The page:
Pre-order links:

The Moon in LEGO

A poster map of the Moon rendered in LEGO by Marc Sloan.
Marc Sloan (LEGO Ideas)

On the LEGO Ideas website, user-submitted projects that reach the 10,000-supporter level are evaluated by LEGO to determine whether it can become a shipping product. Which is to say that Marc Sloan’s 2,360-piece “The Moon: Earth’s Companion,” a Moon map poster rendered in LEGO, stands at least some chance of being something one could buy at some point. [Universe Today]

A Martian Mosaic at Five Metres per Pixel

Global CTX Mosaic of Mars (screenshot)

The Global CTX Mosaic of Mars, produced by CalTech’s Bruce Murray Laboratory for Planetary Visualization, is a 5.7-terapixel mosaic of the Martian surface at a resolution of five metres per pixel. The mosaic is available in a number of different formats (via ArcGIS Online, KML, shapefiles), as well as via this online viewer; and the Lab is quite transparent about how they constructed it from Mars Reconnaissance Orbiter Context Camera (CTX) data. [Maps Mania/La Cartoteca]

How Google Deals with Fake Content on Google Maps

In a blog post last Friday, Google offers some detail on how it combats fraudulent user-submitted content on Google Maps. These include fake business profiles, fake reviews, contributed photos with fake phone numbers—it’s basically about business listings. (There was a time, of course, when fake user-submitted content was to the map itself.) They report something like 115 million reviews, 200 million photos and 20 million fake business profiles—no wonder they’re using machine learning to deal with it all. (Compare with Google’s February 2021 post on the same subject: the numbers are up.)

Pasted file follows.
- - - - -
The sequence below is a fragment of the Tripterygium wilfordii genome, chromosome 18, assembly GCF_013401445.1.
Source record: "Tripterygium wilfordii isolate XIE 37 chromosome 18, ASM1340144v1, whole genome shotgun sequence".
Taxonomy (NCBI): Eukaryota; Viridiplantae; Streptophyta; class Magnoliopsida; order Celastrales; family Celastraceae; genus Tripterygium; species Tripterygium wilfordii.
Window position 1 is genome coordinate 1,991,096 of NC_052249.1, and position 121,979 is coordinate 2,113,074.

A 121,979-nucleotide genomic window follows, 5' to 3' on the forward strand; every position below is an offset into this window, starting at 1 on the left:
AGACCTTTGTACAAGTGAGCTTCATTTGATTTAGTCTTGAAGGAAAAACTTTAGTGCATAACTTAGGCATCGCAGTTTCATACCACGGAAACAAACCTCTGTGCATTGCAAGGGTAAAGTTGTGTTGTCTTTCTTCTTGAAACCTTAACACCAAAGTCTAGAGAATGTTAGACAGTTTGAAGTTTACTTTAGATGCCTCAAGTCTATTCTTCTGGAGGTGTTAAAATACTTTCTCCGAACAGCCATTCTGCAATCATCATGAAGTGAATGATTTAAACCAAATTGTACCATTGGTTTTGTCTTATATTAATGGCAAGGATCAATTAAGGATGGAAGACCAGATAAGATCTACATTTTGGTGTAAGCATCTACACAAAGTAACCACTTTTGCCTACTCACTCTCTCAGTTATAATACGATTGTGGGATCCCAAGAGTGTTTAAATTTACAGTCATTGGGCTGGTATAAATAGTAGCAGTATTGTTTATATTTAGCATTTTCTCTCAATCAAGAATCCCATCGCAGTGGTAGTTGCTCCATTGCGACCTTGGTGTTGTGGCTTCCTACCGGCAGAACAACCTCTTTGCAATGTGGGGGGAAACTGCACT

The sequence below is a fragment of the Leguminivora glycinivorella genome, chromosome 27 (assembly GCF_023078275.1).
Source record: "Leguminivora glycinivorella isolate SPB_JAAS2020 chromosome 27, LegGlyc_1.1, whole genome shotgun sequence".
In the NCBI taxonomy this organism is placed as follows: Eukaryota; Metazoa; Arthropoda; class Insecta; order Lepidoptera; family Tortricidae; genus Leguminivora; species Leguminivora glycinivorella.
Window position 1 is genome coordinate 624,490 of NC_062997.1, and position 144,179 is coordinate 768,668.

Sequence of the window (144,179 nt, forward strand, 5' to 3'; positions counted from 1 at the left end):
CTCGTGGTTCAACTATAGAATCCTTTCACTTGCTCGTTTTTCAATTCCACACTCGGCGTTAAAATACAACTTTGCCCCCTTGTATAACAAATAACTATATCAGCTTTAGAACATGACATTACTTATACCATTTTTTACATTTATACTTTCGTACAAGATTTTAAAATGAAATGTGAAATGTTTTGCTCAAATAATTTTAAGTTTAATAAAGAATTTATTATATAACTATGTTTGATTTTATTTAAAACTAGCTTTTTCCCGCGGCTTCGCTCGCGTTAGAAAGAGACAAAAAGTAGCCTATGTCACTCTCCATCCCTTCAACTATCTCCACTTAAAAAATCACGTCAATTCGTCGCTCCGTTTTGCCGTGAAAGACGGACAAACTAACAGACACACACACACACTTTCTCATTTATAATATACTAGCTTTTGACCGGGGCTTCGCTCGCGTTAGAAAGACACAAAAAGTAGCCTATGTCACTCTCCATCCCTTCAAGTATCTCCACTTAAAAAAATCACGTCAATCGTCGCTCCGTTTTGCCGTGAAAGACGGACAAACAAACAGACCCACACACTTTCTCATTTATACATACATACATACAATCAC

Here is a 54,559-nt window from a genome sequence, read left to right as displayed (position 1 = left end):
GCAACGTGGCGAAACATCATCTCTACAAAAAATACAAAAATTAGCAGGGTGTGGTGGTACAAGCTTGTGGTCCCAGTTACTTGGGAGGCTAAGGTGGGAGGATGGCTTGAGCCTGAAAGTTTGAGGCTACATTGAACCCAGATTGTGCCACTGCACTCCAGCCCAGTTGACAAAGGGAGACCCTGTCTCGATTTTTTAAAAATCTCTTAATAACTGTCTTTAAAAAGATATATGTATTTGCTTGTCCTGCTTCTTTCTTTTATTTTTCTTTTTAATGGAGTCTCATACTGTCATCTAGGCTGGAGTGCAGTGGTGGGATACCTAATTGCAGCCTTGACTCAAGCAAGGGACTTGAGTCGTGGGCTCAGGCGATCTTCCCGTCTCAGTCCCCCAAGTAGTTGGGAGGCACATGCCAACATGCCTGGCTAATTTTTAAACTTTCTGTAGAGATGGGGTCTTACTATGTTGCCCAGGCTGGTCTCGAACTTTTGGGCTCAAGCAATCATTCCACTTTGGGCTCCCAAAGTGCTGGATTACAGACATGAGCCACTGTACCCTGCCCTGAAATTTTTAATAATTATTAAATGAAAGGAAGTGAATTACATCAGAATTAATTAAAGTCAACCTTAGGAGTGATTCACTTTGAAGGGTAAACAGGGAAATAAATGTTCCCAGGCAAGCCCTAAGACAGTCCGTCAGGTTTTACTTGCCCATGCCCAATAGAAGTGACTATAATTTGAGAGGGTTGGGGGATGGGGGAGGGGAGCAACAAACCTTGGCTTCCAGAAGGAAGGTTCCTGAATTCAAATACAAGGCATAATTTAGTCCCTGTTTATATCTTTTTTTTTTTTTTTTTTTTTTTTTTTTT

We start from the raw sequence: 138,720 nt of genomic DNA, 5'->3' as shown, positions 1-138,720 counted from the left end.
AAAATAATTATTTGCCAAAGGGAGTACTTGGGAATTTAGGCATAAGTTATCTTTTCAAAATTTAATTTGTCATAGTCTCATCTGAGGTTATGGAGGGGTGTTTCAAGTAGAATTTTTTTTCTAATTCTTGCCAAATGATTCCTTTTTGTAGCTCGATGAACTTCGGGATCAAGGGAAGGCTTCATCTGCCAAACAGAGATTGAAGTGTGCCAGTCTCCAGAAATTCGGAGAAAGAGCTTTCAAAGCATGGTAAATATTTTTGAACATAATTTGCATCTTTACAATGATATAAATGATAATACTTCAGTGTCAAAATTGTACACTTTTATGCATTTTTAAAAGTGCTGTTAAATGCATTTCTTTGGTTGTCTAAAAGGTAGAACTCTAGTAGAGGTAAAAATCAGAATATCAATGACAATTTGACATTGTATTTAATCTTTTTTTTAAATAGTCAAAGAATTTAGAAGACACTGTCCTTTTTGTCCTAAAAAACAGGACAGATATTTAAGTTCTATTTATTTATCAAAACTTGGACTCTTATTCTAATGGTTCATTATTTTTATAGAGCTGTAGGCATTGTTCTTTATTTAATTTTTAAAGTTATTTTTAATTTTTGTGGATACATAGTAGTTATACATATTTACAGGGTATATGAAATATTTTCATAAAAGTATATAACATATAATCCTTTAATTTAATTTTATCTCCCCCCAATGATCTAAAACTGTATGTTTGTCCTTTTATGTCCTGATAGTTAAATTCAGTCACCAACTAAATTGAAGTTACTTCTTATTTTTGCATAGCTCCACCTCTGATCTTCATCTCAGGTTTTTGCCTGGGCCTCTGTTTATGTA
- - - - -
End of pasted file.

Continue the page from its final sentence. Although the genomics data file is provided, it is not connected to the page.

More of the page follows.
Previously: Millions of Business Listings on Google Maps Are Fake: WSJ; How Many Fake Business Listings Are There on Google Maps?

The Michigan Mitten, Orthorectified

The lower peninsula of the U.S. state of Michigan is often called the mitten, for its resemblance to a human hand, and apparently Michiganders indicate where they’re from by using their hands as a rudimentary map of the state. The upper peninsula too. See Strange Maps. Now John Nelson has taken this entirely too far: he’s made the Michigan hand map geographically accurate.

Some Map How-to Videos

Most of their videos are a few years old, but I only recently stumbled across the YouTube channel of New World Maps. They have a number of short, practical videos aimed at map buyers and map owners who want to display their maps: tips for framing maps, for flattening maps so they can be framed (above), for dealing with small chips and tears (at least on inexpensive maps), among other subjects. Useful—and not just for maps.

Confused by Cartographic Conventions

Daniel Huffman writes that “there are certain cartographic conventions out there for which I don’t understand the logic.” (Such as that thematic or choropleth maps should be on equal-area projections.) “I do not suggest that these conventions are wrong; only that I lack a clear, intuitive rationale for following them, and so haven’t always incorporated them into my own practice. Maybe you can help explain them, or maybe you’re confused, too.”